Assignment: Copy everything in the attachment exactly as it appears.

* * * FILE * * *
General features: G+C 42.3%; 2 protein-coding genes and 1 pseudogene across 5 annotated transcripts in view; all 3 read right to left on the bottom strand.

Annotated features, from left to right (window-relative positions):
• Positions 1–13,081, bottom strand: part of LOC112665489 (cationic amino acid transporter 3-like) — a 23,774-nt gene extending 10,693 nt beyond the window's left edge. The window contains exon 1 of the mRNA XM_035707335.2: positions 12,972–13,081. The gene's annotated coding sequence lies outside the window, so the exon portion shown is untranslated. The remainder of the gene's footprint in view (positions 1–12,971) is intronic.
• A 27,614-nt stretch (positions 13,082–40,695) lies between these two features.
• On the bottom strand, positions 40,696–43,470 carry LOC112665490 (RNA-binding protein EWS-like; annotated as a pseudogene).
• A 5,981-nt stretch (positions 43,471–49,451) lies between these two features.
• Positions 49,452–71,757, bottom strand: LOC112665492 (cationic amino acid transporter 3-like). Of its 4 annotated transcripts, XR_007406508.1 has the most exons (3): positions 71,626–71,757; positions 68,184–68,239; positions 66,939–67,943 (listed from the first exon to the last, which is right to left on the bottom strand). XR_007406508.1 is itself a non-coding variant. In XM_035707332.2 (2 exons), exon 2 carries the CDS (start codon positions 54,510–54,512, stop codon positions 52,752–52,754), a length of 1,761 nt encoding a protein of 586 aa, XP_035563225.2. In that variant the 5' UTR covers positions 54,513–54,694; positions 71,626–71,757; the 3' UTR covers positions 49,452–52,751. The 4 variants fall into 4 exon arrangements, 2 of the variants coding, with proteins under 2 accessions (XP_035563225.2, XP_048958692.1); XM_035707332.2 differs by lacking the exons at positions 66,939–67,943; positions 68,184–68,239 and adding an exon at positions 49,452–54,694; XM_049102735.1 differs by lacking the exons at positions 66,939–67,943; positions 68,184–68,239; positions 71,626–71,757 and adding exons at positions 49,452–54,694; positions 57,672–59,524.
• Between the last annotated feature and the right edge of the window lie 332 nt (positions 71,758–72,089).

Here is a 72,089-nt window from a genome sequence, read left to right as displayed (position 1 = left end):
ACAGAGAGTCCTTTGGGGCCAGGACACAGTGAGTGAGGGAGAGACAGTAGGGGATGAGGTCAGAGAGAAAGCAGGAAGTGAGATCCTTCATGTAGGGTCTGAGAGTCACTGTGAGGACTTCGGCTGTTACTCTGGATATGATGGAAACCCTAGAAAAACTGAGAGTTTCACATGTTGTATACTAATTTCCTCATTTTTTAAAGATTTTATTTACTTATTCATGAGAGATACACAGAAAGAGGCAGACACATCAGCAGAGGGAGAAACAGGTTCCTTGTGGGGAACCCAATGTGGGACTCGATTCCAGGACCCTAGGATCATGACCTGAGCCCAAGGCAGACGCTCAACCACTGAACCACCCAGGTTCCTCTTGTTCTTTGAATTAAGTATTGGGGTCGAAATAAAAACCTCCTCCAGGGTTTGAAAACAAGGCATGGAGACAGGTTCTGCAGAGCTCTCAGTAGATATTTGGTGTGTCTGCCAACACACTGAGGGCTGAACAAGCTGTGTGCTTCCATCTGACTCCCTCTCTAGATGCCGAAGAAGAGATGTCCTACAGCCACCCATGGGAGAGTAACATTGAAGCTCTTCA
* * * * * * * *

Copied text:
General features: G+C 42.3%; 2 protein-coding genes and 1 pseudogene across 5 annotated transcripts in view; all 3 read right to left on the bottom strand.

Annotated features, from left to right (window-relative positions):
• Positions 1–13,081, bottom strand: part of LOC112665489 (cationic amino acid transporter 3-like) — a 23,774-nt gene extending 10,693 nt beyond the window's left edge. The window contains exon 1 of the mRNA XM_035707335.2: positions 12,972–13,081. The gene's annotated coding sequence lies outside the window, so the exon portion shown is untranslated. The remainder of the gene's footprint in view (positions 1–12,971) is intronic.
• A 27,614-nt stretch (positions 13,082–40,695) lies between these two features.
• On the bottom strand, positions 40,696–43,470 carry LOC112665490 (RNA-binding protein EWS-like; annotated as a pseudogene).
• A 5,981-nt stretch (positions 43,471–49,451) lies between these two features.
• Positions 49,452–71,757, bottom strand: LOC112665492 (cationic amino acid transporter 3-like). Of its 4 annotated transcripts, XR_007406508.1 has the most exons (3): positions 71,626–71,757; positions 68,184–68,239; positions 66,939–67,943 (listed from the first exon to the last, which is right to left on the bottom strand). XR_007406508.1 is itself a non-coding variant. In XM_035707332.2 (2 exons), exon 2 carries the CDS (start codon positions 54,510–54,512, stop codon positions 52,752–52,754), a length of 1,761 nt encoding a protein of 586 aa, XP_035563225.2. In that variant the 5' UTR covers positions 54,513–54,694; positions 71,626–71,757; the 3' UTR covers positions 49,452–52,751. The 4 variants fall into 4 exon arrangements, 2 of the variants coding, with proteins under 2 accessions (XP_035563225.2, XP_048958692.1); XM_035707332.2 differs by lacking the exons at positions 66,939–67,943; positions 68,184–68,239 and adding an exon at positions 49,452–54,694; XM_049102735.1 differs by lacking the exons at positions 66,939–67,943; positions 68,184–68,239; positions 71,626–71,757 and adding exons at positions 49,452–54,694; positions 57,672–59,524.
• Between the last annotated feature and the right edge of the window lie 332 nt (positions 71,758–72,089).

Here is a 72,089-nt window from a genome sequence, read left to right as displayed (position 1 = left end):
ACAGAGAGTCCTTTGGGGCCAGGACACAGTGAGTGAGGGAGAGACAGTAGGGGATGAGGTCAGAGAGAAAGCAGGAAGTGAGATCCTTCATGTAGGGTCTGAGAGTCACTGTGAGGACTTCGGCTGTTACTCTGGATATGATGGAAACCCTAGAAAAACTGAGAGTTTCACATGTTGTATACTAATTTCCTCATTTTTTAAAGATTTTATTTACTTATTCATGAGAGATACACAGAAAGAGGCAGACACATCAGCAGAGGGAGAAACAGGTTCCTTGTGGGGAACCCAATGTGGGACTCGATTCCAGGACCCTAGGATCATGACCTGAGCCCAAGGCAGACGCTCAACCACTGAACCACCCAGGTTCCTCTTGTTCTTTGAATTAAGTATTGGGGTCGAAATAAAAACCTCCTCCAGGGTTTGAAAACAAGGCATGGAGACAGGTTCTGCAGAGCTCTCAGTAGATATTTGGTGTGTCTGCCAACACACTGAGGGCTGAACAAGCTGTGTGCTTCCATCTGACTCCCTCTCTAGATGCCGAAGAAGAGATGTCCTACAGCCACCCATGGGAGAGTAACATTGAAGCTCTTCA